He’s referring to design greats including married couple Charles and Ray Eames — who studied at Cranbrook Academy of Art in Bloomfield Hills — famous for their iconic Eames Lounge Chair and Ottoman, among other designs. Harry Bertoia attended both CCS and Cranbrook. His famous diamond chair was a sculptural piece of art made from a welded lattice of steel. Architect/designer Eliel Saarinen designed the campus of Cranbrook Educational Community, where he taught and became president of the Cranbrook Academy of Art. His son, Eero, taught courses in sculpture and furniture design at Cranbrook and turned out such designs as the famous Tulip and Womb chairs.
Local art historian Deborah Lubera Kawsky, whose specialty is Midcentury Modern design, explains that the term denotes a time ranging from the late 1930s to the late 1960s. It has come to evoke both the style and the spirit of that era.
“It encompasses clean lines, free-flowing spaces, built-in furnishings, and a bold color palette,” Kawsky says. It’s also a recognition of the power of design — facilitated by then-new technologies such as Thermopane glass, fiberglass, and Formica — to enhance modern living in the post-War era.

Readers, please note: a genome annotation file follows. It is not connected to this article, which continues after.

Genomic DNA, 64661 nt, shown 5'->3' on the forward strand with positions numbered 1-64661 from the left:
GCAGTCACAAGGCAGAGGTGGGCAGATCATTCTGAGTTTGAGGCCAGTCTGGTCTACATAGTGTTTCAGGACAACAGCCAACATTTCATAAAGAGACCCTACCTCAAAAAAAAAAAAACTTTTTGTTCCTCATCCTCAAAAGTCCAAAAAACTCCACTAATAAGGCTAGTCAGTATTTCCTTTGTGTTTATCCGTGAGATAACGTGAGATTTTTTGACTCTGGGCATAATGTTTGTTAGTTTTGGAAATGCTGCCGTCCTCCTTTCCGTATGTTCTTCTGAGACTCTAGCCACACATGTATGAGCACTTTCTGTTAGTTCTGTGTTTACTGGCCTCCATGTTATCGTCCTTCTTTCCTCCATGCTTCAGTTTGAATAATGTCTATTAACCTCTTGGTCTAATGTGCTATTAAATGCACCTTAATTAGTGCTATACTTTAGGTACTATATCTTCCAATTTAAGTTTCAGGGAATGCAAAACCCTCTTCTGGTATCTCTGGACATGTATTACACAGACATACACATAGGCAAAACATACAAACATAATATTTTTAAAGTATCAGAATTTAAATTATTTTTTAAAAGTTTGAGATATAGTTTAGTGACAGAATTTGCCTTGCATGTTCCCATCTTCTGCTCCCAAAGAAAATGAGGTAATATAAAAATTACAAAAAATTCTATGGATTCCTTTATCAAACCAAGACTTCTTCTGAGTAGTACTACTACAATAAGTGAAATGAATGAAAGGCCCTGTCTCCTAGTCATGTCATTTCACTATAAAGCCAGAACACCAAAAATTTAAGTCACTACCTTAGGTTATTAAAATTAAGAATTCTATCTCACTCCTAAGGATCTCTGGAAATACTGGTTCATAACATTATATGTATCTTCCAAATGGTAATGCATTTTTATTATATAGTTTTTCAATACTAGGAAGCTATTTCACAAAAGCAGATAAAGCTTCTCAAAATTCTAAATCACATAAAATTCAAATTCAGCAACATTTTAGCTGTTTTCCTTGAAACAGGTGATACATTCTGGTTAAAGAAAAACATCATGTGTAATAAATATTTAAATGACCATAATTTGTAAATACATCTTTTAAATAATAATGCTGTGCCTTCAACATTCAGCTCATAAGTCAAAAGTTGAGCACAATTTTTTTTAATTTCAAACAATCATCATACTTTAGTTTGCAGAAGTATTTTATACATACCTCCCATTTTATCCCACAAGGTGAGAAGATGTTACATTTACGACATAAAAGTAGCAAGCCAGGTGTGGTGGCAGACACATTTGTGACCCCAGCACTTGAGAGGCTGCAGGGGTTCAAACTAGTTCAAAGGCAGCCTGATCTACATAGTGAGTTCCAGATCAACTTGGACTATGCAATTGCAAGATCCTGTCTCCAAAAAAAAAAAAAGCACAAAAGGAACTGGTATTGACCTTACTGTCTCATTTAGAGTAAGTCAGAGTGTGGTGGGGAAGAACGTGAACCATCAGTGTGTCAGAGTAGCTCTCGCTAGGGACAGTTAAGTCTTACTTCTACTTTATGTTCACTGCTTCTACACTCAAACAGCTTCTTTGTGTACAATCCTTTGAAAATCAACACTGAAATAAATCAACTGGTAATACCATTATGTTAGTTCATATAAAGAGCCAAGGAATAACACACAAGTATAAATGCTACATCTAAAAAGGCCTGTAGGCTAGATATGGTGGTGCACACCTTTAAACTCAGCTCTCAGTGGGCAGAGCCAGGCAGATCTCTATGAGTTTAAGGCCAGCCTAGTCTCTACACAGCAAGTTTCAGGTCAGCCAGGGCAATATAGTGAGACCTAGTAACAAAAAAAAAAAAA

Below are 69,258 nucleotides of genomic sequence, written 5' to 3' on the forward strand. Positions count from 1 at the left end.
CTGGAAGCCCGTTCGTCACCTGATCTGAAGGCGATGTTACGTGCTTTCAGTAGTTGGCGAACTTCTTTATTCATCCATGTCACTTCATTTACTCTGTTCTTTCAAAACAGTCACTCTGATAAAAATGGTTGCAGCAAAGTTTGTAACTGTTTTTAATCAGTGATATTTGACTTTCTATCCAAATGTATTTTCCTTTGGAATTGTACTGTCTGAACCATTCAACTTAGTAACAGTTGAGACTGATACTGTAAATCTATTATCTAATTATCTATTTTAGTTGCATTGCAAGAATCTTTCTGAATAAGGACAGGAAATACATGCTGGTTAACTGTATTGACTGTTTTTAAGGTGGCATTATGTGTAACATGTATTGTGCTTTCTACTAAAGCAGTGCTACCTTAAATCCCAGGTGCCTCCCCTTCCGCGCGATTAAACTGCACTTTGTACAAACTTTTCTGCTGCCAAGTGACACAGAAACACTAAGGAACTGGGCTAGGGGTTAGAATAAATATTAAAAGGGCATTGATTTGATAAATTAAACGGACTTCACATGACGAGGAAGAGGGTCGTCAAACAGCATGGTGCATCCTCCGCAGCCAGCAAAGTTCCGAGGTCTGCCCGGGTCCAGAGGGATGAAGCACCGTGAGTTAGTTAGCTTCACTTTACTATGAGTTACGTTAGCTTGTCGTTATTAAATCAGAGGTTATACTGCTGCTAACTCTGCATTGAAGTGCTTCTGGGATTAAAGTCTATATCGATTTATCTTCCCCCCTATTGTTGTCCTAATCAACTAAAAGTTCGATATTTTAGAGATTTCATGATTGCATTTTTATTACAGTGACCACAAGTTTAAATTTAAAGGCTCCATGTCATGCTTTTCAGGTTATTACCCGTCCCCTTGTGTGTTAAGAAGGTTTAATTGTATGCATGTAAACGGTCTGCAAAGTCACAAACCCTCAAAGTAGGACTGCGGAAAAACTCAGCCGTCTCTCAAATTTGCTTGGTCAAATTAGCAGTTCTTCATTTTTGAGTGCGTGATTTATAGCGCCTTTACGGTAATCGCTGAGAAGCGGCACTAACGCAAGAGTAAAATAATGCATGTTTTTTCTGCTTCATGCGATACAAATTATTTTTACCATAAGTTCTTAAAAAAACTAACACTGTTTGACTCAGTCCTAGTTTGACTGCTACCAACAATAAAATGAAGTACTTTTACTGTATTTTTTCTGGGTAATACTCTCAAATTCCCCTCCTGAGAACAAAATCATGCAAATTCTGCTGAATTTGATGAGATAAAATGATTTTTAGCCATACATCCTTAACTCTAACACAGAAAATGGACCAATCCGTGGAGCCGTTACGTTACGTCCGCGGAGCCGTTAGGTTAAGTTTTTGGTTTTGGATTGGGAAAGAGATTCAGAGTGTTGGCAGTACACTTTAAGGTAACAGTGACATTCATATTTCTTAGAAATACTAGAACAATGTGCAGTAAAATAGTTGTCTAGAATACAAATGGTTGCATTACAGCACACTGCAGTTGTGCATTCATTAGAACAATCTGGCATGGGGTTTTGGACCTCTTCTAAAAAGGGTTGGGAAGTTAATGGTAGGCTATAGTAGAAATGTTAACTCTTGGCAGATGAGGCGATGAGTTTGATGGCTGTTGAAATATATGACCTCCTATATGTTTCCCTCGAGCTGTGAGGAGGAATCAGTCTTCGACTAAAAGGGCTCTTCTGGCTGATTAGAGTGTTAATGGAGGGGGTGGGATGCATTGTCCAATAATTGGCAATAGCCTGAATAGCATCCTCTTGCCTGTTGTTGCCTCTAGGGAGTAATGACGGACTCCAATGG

Click here to see just a few ways to explore the immense fabric that makes up the area’s Midcentury Modern universe.
"A Restoration and Sensitive Renovation for a Modest Wright House," presented by Daniel R. Nichols, AIA, Nov 30, 2020 1:00 PM.
Nichols shares an architect's journey of purchasing, researching, and restoring a little known Frank Lloyd Wright house in a New Jersey suburb.
Daniel R. Nichols is a partner at Ragan Design Group Architects, LLC, a South Jersey based architectural firm focused on commercial, municipal, and multi-family projects.
Nichols’ interest in architecture grew from his discovery of Frank Lloyd Wright at the age of 10 in a 1956 Arizona Highways magazine, eventually leading him to earn a Bachelor of Architecture degree at Carnegie Mellon. He is a member of the Cherry Hill NJ Historical Commission where he has been an advocate for the preservation of notable 20th century buildings, assisting in the effort to find preservation minded buyers for local houses designed by Louis Kahn and Malcolm Wells.